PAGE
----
Sunday, February 1, 2015

A bit about altimeters...

I love modern electronics - stuff that was impossible in the 1970's is now not only doable, but cheap. This is especially true with rocket payloads - we now have gps and radio trackers, flight computers, and small altimeters, just begging to be shot into the big blue sky. I haven't got into the trackers and computers - yet - but I have assembled a collection of barometric altimeters over the years, in part because of my involvement with Team America Rocketry Challenge (TARC) and partly because I like to know how high my rockets go. These altimeters range from $25 to $150 in cost, and fall into one of two categories:
  1. Peak altimeters - These devices are active throughout the flight, but lack the memory to produce a detailed flight profile. The simplest ones just beep or flash the peak altitude; more elaborate models will display other information, such as average speed, time to apogee, acceleration, and so forth. Examples of this class include the Jolly Logic Altimeter One and Two, the Estes Altimeter, and the PerfectFlite Firefly and APRA (The latter is an approved altimeter for this year's TARC competition).
  2. Recording altimeters - These devices store information throughout the flight, usually at 0.1-0.2 second intervals. This data can be downloaded into a computer or other device, where it can be displayed and/or manipulated. Cheaper ones store data for only one flight, forcing you to download the data almost immediately if you wish to fly it again during a launch; others can store data for many flights, eliminating the need to bring your laptop to the field. Examples are the Jolly Logic Altimeter Three, the Altus Metrum MicroPeak, and the PerfectFlite PNUT (the other TARC approved altimeter for 2015).
Being a nerd, I swoon over numbers, so recording altimeters are my favorite. I love being able to adjust simulations to the profiles, which enables better determinations of drag coefficients and other things that give geeks delight. To paraphrase my colleague Joe Minow, "More data is good."

Some of my altimeters. On the left, starting at top: Estes Altimeter, PerfectFlite PNUT,
Jolly Logic Altimeter Three. On the right: Altus Metrum MicroPeak, PerfectFlite Firefly,
and the Jolly Logic Altimeter Two (pre 2014 version).
This year's Christmas present from me to me was a Jolly Logic Altimeter Three. I have been waiting months for this puppy to hit the market, as it downloads data to your smartphone, rather than using a USB cable connected to a computer. The MicroPeak's use of a flashing LED to transmit data to a USB adapter was cool and different, but the Altimeter Three is a new level of coolness - Imagine being able to control your altimeter inside your rocket from your phone? Plus the lack of annoying beeps, which had a not insignificant appeal.

Yesterday marked the first time I flew my Altimeter Three. Here are my initial thoughts:

  • The Altimeter Three (and the new Altimeter One and Two) is bigger than most of the others - it won't fit in a BT-20 tube, and is very loose in a BT-50. I found that a Centuri ST-8 (0.865" inner diameter) is a good fit, but you may have to make some custom rings to mount this inside an Estes body tube. Jolly Logic sells a snap mount to help attach the altimeter to a sled. Weighing in at 10 grams, the altimeter is also a little bit on the heavy side.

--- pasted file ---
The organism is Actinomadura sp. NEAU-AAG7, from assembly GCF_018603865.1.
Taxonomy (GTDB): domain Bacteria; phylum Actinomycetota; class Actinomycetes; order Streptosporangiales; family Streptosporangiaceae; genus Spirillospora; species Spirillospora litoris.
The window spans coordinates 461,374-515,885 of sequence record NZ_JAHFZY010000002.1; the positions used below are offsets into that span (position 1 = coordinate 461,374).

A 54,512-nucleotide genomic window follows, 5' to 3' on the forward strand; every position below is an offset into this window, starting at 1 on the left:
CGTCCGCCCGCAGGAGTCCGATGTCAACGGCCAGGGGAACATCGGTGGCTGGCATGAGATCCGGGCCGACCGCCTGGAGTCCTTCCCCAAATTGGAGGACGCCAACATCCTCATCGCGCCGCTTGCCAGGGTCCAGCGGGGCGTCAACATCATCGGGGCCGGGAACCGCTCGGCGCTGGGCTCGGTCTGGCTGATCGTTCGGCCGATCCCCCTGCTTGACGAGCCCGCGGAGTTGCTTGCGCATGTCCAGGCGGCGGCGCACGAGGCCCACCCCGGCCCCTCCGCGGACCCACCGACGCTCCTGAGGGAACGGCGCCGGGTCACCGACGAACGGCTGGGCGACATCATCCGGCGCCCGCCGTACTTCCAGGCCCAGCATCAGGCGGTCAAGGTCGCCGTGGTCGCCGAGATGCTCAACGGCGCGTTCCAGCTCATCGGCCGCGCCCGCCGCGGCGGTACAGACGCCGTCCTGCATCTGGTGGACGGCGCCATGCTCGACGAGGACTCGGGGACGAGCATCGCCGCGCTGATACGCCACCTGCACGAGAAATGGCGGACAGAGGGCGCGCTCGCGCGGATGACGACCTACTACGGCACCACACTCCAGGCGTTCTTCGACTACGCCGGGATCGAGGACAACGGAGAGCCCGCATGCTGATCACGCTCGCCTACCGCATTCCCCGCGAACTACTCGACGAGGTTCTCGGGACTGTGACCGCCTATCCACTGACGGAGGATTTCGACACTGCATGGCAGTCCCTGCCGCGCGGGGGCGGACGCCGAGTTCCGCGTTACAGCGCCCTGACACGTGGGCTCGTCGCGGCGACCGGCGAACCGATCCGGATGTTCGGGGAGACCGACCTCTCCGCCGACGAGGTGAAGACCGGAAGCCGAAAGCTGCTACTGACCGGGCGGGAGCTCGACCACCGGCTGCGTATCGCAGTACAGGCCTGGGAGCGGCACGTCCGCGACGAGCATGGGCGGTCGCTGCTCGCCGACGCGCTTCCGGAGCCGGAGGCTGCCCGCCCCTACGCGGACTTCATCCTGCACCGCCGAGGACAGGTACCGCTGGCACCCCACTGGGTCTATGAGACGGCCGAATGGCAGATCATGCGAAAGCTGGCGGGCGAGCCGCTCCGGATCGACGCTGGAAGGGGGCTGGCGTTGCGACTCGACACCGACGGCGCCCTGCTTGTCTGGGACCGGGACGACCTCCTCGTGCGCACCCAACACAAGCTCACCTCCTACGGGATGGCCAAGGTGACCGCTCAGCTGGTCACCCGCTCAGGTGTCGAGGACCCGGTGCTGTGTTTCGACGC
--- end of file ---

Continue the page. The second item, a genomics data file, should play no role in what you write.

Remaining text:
• I like the change to a USB cable for charging the altimeter - a definite improvement over the pre-2014 Jolly Logic devices, which plugged straight into the USB port. They were way too easy to break.
  • The Altimeter3 app is currently only available for iOS. However, I just saw a note from John Beans saying that the Android version will be out this coming week, so don't let that stop ya from getting one.
  • The Bluetooth interface to the iPhone is a pain - John Beans, the man behind Jolly Logic, is pretty up front about this. Most of it isn't his fault, as Apple implements Bluetooth in a weird way (no big surprise). To help out, he provides a very good Bluetooth setup guide and I was able to get my connection up and going fairly easy. There was some funkiness reconnecting with the altimeter after the flight, but turning Bluetooth off and then back on solved the problem. Still, this was less effort than opening up the rocket and extracting the altimeter to listen to the beeps or watch the flashing LED.
  • The smartphone software is very good, and works as advertised. I was very pleased by the simple interface and the amount of data displayed - very nice to have available in the field! The ability to share data with your buds via email or social networks right after the flight is pretty darn nice, and I mucho like the well-formatted Excel spreadsheet that accompanies the email.

Initial screen of the Altimeter3 app -
You connect to and control the altimeter 
from this screen - set mode, start and stop
recording (Click to enlarge).
Flight Summary screen. The StrongARM is
a default within the app. Tapping on a flight
brings up more detail (Click to enlarge).
The flight information screen. The flight
name and any notes are entered here
(Click to enlarge).
The chart screen, with the time and altitude
of apogee marked. You can mark additional
points to highlight other features on the plot
(Click to enlarge).
Map screen. The app uses your phone's
GPS to locate the launch location, which
is displayed on the map (Click to enlarge).
Sharing screen. You can email your flight
data or share it on social networks from the
field (Click to enlarge).
Excel spreadsheet accompanying the Jolly Logic Altimeter Three email (Click to enlarge).
If you are looking for a hi tech, fun altimeter for your rockets, this is the one to get. Recommended.


  1. Bill,
    Very nice writeup!
    If there's anything I can do for you, please don't hesitate to ask.
    Happy flying,
    --John Beans

  2. How about this?